Behold, the Mystery Surrounding the July 31 "Black Moon"
The event takes the form of moon-less night sky, which both inspired and frightened people of old
Across North America, on July 31, at 11:12 p.m. Eastern, a “black moon” will be visible. Like a “blood moon” and a “blue moon,” a “black moon” is not actually an astronomical term in the strictest sense, it’s not even a particularly widely known folklore thing.
According to The Old Farmers Almanac, a black moon occurs if…
- There is a new moon twice in the same month —this is the definition of black moon that’s used most often.
- There are no new Moons in a month. This could only happen in February, and thus is kind of rare, meaning once every 5 to 10 years.
- The phrase might also simply refer to every new moon, since we’re then seeing the moon’s dark or black side.
- The phrase is also sometimes applied to mean the third new moon when there are four in a season, which is actually one of the definitions of a blue moon, when the same thing happens to a full moon.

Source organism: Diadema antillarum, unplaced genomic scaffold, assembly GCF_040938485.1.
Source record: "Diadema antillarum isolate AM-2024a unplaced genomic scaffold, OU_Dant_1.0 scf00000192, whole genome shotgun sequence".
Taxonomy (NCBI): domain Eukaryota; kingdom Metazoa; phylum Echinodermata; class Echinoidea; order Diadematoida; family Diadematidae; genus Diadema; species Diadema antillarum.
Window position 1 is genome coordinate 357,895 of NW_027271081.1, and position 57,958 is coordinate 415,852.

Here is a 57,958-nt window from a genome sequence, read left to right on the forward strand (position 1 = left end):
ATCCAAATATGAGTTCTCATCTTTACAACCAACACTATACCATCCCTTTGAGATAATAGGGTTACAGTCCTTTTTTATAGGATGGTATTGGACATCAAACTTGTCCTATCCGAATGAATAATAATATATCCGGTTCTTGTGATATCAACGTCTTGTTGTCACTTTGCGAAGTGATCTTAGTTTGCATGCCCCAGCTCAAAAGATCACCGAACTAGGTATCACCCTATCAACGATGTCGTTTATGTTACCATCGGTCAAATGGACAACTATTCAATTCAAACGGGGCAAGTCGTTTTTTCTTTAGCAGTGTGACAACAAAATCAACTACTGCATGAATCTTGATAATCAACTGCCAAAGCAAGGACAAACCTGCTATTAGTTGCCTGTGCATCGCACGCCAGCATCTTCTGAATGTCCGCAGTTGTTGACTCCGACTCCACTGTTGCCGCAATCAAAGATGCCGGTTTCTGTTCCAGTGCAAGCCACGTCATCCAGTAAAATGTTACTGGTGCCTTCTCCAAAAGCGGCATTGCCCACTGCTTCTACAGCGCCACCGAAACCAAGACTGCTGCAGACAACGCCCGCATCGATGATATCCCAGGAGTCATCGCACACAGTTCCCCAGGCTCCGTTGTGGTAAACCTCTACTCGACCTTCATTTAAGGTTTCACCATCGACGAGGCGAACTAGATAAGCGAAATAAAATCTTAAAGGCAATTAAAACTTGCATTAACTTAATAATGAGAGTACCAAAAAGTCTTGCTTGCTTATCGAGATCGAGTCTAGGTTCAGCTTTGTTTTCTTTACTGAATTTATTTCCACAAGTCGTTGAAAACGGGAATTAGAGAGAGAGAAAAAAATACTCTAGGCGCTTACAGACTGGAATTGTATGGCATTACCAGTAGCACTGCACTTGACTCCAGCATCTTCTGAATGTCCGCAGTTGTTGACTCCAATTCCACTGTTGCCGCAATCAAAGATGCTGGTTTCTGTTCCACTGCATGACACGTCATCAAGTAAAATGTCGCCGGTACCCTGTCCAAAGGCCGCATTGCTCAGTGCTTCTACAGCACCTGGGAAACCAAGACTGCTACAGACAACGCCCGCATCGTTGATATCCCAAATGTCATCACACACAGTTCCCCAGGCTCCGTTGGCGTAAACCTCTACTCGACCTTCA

So, as you can see, there’s a number of different interpretations of a “black moon,” which is why you might not see that July 31 black moon listed on every astronomy calendar.
There is no astronomical significance to a black moon. Nothing happens, except the usual new moon absence of any moon in the sky, plus the stronger so-called “spring” tides we get for a few days around every full Moon and new Moon.
If you’re willing to use any of the definitions above, you’ll get a black moon at least once a year, and sometimes twice. However, if we go by the standard “two new moons in one month” definition, black moons become slightly more rare, occurring about every 32 months (two to three years).
However, in some aspects of paganism, particularly amongst Wiccans, the black moon is considered to be a special time when any rituals, spells, or other workings are considered to be more powerful and effective. Others believe rituals or workings should not be conducted at these times.